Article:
JupyterHub Project Governance¶
The following sections describe governance and high-level principles surrounding the JupyterHub Project.
The JupyterHub Project is a member of Project Jupyter, which is a fiscally sponsored project of NumFocus, a US 501c3 non-profit.
The mission of the JupyterHub Project is to create, advance, and promote open technology that enables interactive computing sessions via shared infrastructure.
The JupyterHub Project pursues this mission by advancing the tools surrounding JupyterHub, an open-source tool for hosting Jupyter user sessions on shared infrastructure.
Membership in the JupyterHub Project is open to anyone who is nominated by an existing member. Members form the trusted group of individuals who manage the JupyterHub Project.
The authoritative list of members and their roles (alphabetical sorting) can be found at the JupyterHub Team section.
team members can speak for the project in public
merge privileges on the project repositories
nominating other individuals to team membership
The JupyterHub team responsibilities are outlined in the JupyterHub team member guide.
Team leader. This is a person who has impasse-breaking authority to make decisions if the team can not agree. This authority should be used exceedingly sparingly. The team leader is expected to grow team members so that they can pass on their position to them.
Team member. You spend a large part of your time coordinating and promoting the JupyterHub Project, helping new contributors learn and grow within the community, and contribute to the JupyterHub repositories. You are expected to prepare and attend the monthly team calls on a semi-regular basis. We expect team members to teach and grow contributors that can join the team. This encourages diversity of the team.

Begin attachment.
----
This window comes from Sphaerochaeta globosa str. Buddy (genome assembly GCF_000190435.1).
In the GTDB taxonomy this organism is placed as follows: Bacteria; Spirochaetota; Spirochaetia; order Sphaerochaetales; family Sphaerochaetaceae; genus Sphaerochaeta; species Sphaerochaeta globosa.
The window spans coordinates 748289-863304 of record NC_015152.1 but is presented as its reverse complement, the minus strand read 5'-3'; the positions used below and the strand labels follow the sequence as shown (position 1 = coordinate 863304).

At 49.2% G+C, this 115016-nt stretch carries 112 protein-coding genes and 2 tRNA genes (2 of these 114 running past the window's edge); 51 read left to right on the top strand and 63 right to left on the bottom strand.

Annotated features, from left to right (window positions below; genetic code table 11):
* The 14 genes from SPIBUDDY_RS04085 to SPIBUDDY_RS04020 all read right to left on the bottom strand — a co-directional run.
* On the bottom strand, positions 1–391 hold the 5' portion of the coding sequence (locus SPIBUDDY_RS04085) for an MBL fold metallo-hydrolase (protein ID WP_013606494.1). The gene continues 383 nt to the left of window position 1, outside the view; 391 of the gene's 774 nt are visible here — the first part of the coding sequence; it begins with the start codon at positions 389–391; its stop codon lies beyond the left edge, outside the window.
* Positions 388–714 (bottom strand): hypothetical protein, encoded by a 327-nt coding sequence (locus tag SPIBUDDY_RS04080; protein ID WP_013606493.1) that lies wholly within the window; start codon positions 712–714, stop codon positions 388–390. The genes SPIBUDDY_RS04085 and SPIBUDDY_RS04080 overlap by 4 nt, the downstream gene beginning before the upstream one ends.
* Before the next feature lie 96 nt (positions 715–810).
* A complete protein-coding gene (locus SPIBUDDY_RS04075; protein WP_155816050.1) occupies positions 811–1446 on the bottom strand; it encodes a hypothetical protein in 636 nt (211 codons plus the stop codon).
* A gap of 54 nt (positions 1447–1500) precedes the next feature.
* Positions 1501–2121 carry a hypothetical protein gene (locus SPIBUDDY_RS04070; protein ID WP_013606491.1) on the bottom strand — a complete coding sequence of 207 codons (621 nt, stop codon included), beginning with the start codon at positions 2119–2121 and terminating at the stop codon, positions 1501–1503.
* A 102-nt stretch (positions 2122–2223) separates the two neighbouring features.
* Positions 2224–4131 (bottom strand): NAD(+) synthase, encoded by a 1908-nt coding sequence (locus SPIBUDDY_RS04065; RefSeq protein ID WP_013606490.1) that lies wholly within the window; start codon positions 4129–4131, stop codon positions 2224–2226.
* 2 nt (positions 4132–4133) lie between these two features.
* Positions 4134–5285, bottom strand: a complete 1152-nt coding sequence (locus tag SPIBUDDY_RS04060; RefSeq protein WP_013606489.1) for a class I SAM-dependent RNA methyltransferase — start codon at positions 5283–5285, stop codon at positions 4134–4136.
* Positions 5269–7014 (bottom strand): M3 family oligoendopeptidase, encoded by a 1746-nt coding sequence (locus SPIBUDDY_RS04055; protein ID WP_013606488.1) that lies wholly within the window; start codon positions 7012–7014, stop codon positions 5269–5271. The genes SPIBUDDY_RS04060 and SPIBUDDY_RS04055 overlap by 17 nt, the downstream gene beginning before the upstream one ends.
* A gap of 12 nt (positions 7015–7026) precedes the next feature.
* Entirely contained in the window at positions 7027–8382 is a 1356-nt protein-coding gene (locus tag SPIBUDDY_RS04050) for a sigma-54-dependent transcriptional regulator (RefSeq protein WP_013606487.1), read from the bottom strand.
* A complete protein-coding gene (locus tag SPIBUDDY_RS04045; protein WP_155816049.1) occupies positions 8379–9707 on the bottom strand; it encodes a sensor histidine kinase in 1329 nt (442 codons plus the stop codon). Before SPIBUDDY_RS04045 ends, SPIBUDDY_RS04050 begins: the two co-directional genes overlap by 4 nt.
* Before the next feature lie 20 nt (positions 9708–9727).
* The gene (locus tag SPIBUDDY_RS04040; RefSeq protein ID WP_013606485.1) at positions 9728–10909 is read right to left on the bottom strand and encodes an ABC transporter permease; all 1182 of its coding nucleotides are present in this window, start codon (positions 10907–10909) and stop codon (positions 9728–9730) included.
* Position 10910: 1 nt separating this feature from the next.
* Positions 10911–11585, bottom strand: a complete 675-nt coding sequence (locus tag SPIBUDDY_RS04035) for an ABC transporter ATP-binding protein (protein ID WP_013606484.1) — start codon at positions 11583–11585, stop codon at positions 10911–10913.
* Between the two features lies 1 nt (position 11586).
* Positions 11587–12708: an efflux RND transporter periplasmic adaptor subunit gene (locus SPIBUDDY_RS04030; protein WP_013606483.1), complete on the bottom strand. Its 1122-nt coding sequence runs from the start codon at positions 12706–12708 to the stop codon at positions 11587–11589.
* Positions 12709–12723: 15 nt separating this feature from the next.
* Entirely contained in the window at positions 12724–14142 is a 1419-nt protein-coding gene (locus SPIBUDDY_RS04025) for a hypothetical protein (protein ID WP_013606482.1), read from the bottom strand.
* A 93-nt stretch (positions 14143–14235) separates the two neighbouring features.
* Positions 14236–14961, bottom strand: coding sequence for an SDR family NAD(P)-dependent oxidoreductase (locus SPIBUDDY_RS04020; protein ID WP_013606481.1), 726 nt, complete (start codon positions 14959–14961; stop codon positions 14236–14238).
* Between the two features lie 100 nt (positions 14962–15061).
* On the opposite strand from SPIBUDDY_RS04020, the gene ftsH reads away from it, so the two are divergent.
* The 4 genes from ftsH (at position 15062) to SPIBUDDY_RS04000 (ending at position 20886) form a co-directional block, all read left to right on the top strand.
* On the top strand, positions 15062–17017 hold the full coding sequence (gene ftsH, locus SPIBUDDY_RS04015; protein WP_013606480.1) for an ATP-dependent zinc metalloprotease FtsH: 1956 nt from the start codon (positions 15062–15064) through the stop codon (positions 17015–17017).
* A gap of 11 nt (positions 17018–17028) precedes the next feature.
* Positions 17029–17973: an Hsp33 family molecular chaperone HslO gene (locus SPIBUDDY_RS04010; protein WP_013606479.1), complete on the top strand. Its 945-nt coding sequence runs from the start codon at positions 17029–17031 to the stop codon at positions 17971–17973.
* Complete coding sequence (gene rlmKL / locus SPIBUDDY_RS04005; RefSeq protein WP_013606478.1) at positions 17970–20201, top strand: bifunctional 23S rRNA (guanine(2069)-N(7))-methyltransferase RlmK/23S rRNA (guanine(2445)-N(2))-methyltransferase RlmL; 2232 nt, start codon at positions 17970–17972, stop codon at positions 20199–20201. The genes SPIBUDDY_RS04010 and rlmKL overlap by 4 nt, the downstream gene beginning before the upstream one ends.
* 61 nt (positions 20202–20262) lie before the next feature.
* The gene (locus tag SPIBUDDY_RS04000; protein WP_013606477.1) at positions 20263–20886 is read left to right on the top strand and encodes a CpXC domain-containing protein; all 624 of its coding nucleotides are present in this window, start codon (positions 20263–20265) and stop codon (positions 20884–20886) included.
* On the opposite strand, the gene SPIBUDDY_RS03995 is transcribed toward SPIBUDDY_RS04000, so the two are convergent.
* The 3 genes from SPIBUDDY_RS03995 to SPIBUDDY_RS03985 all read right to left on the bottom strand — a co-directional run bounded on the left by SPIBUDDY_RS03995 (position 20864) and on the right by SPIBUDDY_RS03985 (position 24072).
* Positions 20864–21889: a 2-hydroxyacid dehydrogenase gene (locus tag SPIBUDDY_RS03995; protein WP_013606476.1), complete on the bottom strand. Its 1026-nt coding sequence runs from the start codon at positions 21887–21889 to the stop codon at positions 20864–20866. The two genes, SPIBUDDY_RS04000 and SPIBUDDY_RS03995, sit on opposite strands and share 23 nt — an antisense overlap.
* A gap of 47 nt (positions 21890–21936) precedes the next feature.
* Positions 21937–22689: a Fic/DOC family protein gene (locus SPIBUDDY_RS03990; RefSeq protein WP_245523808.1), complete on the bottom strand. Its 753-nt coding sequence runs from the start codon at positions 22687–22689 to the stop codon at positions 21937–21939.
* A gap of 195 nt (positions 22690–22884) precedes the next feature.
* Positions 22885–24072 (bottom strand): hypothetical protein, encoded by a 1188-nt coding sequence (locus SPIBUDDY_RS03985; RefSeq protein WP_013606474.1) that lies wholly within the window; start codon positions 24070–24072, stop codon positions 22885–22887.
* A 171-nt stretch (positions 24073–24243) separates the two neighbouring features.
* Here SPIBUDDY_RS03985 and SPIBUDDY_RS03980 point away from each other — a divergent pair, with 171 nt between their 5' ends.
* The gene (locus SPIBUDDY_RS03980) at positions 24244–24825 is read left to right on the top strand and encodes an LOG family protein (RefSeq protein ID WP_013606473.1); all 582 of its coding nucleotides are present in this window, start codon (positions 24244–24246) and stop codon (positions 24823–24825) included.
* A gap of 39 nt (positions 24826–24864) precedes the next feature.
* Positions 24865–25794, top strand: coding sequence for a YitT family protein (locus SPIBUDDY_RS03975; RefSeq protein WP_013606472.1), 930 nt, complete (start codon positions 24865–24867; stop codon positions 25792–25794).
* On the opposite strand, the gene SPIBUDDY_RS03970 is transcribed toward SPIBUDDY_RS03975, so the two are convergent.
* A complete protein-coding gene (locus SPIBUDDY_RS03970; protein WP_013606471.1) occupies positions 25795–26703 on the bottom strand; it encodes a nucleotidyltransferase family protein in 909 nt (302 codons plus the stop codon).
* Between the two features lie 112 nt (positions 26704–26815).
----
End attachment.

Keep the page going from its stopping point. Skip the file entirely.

Green member. Your life situation has changed so that you prefer to (temporarily) not take on the rights and responsibilities of being an active member. You can return to active membership by resuming your community activities. Your return will be announced at the next monthly team meeting.
There are no other specific roles, but we may revisit this in the future.
A note on team membership over time¶
Being a team member is not a life sentence. We expect team members to teach and grow other members so that they can pass their organizational responsibilities on to them. This encourages us to increase diversity, reduce burn-out and allow team members to shift their focus in reaction to changing life circumstances.
We ask that team members commit themselves in ~6 month cycles for new team members, and for shorter cycles if you are transitioning from the green team. If at any time a team member feels that they would like to take a break from active team membership, they’re can choose to join the “green team” by making a pull request to the JupyterHub team membership or Binder team membership files.
How decisions are made¶
The JupyterHub Project team will make decisions as colleagues and by attempting to reach consensus among team members (similar to a lazy consensus model that encourages active participation from team members). If this is not possible, then the team leader can use their power to make a decision.
There is currently no formal specification for this decision process.
There is no limit to the size of the team.
There is no hard cap on the number of senior members that can exist, though this will be re-evaluate if the group becomes big enough to be unwieldy. We see the ideal number of red team members to be around 6-10 people.
All team business is conducted in public.